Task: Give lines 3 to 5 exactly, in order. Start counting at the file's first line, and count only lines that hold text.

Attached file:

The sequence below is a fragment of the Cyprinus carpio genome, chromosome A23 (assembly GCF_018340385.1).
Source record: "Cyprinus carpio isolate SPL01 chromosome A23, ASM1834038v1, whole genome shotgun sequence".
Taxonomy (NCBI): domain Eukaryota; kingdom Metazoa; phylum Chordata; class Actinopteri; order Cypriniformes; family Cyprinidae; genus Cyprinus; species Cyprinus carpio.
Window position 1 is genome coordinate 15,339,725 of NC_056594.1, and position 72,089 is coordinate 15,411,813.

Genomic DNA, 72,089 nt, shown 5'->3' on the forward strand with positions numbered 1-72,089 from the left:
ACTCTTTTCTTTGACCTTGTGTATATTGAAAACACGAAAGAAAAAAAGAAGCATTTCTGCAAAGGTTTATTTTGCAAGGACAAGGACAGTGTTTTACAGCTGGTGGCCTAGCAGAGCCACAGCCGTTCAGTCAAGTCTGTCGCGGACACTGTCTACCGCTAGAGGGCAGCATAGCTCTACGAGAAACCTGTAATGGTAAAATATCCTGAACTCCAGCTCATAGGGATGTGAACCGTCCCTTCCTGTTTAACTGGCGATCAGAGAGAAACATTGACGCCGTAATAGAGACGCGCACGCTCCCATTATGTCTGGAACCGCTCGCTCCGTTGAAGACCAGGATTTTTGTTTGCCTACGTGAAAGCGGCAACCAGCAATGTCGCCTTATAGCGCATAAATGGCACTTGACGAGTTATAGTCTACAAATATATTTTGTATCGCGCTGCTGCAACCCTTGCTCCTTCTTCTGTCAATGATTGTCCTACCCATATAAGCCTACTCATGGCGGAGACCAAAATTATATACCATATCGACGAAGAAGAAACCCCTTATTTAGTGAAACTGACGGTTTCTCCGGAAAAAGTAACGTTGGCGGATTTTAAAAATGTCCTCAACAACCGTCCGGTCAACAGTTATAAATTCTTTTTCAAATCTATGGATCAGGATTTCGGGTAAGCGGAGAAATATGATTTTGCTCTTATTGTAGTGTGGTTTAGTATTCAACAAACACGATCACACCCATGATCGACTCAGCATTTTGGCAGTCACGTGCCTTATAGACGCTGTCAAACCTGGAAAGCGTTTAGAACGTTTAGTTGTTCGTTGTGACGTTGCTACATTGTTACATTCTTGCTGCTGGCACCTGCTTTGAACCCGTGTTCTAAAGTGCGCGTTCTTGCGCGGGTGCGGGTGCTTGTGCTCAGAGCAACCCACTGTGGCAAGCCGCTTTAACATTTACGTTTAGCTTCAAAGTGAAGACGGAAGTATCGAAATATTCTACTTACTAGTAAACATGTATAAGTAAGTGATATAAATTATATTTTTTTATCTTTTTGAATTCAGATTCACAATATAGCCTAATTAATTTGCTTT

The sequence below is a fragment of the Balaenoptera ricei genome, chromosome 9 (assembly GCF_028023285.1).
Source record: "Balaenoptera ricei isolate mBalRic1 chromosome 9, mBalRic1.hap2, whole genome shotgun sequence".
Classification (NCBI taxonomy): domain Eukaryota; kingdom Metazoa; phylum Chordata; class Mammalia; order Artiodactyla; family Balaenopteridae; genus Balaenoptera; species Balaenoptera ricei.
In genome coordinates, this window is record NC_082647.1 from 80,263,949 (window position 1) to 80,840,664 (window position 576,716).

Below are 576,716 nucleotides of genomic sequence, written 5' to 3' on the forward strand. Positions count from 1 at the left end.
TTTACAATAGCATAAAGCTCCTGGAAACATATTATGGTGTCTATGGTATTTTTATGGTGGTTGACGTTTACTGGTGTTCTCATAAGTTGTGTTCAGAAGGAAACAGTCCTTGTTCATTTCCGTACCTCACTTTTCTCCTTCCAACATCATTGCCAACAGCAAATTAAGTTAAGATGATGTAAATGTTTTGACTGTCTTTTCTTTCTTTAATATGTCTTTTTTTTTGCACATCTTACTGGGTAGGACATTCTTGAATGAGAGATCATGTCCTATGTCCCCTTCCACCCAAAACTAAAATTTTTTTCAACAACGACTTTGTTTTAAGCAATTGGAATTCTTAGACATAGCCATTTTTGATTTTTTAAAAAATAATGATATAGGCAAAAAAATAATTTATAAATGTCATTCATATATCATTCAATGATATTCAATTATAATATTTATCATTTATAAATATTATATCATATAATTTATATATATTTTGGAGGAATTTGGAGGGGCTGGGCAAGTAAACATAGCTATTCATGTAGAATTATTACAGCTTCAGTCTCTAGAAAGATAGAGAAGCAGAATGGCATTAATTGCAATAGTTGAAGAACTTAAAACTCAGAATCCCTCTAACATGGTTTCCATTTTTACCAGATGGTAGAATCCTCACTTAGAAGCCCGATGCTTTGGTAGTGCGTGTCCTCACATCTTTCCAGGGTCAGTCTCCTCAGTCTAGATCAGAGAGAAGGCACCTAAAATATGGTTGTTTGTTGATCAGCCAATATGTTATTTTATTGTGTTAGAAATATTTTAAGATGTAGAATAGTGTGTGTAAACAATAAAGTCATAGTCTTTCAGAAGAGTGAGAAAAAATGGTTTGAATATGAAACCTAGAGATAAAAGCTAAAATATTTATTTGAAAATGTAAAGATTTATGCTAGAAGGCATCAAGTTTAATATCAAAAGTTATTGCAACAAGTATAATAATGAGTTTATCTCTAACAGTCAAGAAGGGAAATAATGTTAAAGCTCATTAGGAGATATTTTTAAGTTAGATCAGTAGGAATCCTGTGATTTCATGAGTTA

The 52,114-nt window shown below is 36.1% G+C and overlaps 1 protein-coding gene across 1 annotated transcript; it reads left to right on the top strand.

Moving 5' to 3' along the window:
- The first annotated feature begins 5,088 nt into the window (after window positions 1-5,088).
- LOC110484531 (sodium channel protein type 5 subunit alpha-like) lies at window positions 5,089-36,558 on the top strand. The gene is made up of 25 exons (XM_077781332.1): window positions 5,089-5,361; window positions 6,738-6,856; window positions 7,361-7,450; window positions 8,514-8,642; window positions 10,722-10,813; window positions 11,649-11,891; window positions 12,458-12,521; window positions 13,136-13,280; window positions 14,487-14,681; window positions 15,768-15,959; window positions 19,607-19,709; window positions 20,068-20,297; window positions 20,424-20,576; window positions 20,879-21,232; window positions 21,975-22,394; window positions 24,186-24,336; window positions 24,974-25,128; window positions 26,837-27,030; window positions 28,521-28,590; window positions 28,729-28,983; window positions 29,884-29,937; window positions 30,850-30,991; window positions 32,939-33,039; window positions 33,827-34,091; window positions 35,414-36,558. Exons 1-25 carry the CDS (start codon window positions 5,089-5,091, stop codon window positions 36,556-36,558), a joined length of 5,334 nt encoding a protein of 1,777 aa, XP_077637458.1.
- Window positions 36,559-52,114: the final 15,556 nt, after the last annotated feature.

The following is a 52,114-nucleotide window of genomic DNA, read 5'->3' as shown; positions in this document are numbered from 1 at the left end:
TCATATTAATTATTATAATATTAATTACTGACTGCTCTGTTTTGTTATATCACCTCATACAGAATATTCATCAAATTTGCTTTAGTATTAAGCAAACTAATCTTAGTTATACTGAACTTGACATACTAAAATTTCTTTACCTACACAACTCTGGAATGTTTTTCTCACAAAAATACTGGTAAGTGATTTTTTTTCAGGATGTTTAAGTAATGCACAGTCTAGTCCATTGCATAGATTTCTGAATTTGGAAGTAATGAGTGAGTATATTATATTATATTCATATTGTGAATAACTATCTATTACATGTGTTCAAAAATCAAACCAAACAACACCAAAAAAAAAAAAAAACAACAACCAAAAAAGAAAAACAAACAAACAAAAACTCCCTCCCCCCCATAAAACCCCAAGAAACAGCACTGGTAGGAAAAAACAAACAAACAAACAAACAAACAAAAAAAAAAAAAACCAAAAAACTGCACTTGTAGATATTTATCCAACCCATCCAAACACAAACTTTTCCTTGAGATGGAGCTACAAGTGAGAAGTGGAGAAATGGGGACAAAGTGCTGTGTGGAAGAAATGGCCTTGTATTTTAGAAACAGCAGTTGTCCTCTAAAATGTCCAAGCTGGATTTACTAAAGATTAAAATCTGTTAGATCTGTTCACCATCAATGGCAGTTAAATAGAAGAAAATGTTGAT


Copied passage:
Taxonomy (NCBI): domain Eukaryota; kingdom Metazoa; phylum Chordata; class Actinopteri; order Cypriniformes; family Cyprinidae; genus Cyprinus; species Cyprinus carpio.
Window position 1 is genome coordinate 15,339,725 of NC_056594.1, and position 72,089 is coordinate 15,411,813.

Genomic DNA, 72,089 nt, shown 5'->3' on the forward strand with positions numbered 1-72,089 from the left: